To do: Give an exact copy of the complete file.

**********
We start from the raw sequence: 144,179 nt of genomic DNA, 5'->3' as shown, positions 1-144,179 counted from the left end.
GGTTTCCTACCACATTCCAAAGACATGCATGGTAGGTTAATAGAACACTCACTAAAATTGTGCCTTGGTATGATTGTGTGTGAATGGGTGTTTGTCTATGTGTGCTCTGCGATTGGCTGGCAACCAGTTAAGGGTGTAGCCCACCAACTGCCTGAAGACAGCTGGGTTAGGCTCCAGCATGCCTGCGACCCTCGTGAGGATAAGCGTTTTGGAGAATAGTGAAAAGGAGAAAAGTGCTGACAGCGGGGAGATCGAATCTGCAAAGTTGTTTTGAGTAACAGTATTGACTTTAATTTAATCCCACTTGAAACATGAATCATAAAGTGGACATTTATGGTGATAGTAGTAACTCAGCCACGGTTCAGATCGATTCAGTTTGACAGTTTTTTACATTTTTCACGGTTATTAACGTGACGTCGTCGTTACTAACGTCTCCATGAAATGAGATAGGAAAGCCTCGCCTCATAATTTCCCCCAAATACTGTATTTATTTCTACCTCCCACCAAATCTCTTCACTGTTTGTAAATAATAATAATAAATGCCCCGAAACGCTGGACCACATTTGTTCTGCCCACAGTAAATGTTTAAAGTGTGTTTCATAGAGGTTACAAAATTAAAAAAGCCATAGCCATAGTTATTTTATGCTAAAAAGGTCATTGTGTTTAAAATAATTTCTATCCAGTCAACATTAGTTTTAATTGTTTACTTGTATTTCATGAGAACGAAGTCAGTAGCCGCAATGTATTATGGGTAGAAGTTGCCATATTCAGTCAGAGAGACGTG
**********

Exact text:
We start from the raw sequence: 144,179 nt of genomic DNA, 5'->3' as shown, positions 1-144,179 counted from the left end.
GGTTTCCTACCACATTCCAAAGACATGCATGGTAGGTTAATAGAACACTCACTAAAATTGTGCCTTGGTATGATTGTGTGTGAATGGGTGTTTGTCTATGTGTGCTCTGCGATTGGCTGGCAACCAGTTAAGGGTGTAGCCCACCAACTGCCTGAAGACAGCTGGGTTAGGCTCCAGCATGCCTGCGACCCTCGTGAGGATAAGCGTTTTGGAGAATAGTGAAAAGGAGAAAAGTGCTGACAGCGGGGAGATCGAATCTGCAAAGTTGTTTTGAGTAACAGTATTGACTTTAATTTAATCCCACTTGAAACATGAATCATAAAGTGGACATTTATGGTGATAGTAGTAACTCAGCCACGGTTCAGATCGATTCAGTTTGACAGTTTTTTACATTTTTCACGGTTATTAACGTGACGTCGTCGTTACTAACGTCTCCATGAAATGAGATAGGAAAGCCTCGCCTCATAATTTCCCCCAAATACTGTATTTATTTCTACCTCCCACCAAATCTCTTCACTGTTTGTAAATAATAATAATAAATGCCCCGAAACGCTGGACCACATTTGTTCTGCCCACAGTAAATGTTTAAAGTGTGTTTCATAGAGGTTACAAAATTAAAAAAGCCATAGCCATAGTTATTTTATGCTAAAAAGGTCATTGTGTTTAAAATAATTTCTATCCAGTCAACATTAGTTTTAATTGTTTACTTGTATTTCATGAGAACGAAGTCAGTAGCCGCAATGTATTATGGGTAGAAGTTGCCATATTCAGTCAGAGAGACGTG